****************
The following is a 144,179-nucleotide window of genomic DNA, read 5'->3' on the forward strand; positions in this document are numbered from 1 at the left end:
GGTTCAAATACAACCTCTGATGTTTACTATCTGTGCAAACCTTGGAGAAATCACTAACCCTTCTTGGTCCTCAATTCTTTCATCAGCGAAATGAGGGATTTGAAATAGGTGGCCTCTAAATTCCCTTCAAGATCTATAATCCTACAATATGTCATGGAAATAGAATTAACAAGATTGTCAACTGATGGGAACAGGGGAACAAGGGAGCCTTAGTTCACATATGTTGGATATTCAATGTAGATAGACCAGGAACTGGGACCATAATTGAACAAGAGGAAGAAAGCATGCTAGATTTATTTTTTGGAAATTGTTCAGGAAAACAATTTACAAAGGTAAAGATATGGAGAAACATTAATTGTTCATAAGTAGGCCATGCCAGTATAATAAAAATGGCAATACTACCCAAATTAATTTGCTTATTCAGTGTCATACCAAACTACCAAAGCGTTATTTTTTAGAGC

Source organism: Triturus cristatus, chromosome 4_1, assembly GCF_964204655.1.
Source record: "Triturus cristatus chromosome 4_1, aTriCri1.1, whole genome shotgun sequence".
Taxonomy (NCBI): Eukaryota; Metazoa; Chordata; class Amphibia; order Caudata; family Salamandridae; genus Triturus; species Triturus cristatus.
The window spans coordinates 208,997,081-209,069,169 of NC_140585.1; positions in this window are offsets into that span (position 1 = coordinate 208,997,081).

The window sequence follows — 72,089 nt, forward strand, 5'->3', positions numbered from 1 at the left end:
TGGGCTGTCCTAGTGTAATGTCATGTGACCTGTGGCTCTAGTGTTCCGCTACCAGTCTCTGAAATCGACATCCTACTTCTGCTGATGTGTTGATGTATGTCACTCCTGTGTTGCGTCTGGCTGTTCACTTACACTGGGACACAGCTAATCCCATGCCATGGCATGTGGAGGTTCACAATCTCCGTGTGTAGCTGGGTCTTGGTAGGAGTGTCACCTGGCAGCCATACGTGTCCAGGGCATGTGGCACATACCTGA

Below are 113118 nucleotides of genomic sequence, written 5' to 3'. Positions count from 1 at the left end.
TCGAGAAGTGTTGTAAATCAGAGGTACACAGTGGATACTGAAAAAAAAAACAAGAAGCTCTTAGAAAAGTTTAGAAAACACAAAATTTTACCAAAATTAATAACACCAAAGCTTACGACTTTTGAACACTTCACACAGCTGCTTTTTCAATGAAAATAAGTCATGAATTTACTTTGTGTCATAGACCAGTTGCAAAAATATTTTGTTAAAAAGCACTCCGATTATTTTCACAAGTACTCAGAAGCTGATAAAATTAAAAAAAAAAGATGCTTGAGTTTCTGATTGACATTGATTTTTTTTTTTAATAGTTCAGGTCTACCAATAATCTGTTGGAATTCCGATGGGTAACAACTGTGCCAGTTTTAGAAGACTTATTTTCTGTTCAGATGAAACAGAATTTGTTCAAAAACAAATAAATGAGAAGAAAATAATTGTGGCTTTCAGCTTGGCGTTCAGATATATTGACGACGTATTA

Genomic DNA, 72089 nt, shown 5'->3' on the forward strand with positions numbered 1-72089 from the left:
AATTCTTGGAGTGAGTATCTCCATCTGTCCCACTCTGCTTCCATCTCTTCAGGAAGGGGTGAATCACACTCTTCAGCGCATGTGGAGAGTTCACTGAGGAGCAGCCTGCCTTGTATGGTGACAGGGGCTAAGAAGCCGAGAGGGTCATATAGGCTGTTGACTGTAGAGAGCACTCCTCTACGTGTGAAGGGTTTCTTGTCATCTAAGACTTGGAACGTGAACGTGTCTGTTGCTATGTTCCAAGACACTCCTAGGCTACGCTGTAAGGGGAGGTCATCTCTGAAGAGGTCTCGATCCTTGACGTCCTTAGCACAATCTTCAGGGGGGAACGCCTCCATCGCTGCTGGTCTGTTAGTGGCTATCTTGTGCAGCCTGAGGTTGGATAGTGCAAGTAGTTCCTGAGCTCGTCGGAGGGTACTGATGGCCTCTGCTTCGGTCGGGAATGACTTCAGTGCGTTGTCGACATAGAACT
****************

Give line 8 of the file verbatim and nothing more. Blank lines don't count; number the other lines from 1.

TGGGCTGTCCTAGTGTAATGTCATGTGACCTGTGGCTCTAGTGTTCCGCTACCAGTCTCTGAAATCGACATCCTACTTCTGCTGATGTGTTGATGTATGTCACTCCTGTGTTGCGTCTGGCTGTTCACTTACACTGGGACACAGCTAATCCCATGCCATGGCATGTGGAGGTTCACAATCTCCGTGTGTAGCTGGGTCTTGGTAGGAGTGTCACCTGGCAGCCATACGTGTCCAGGGCATGTGGCACATACCTGA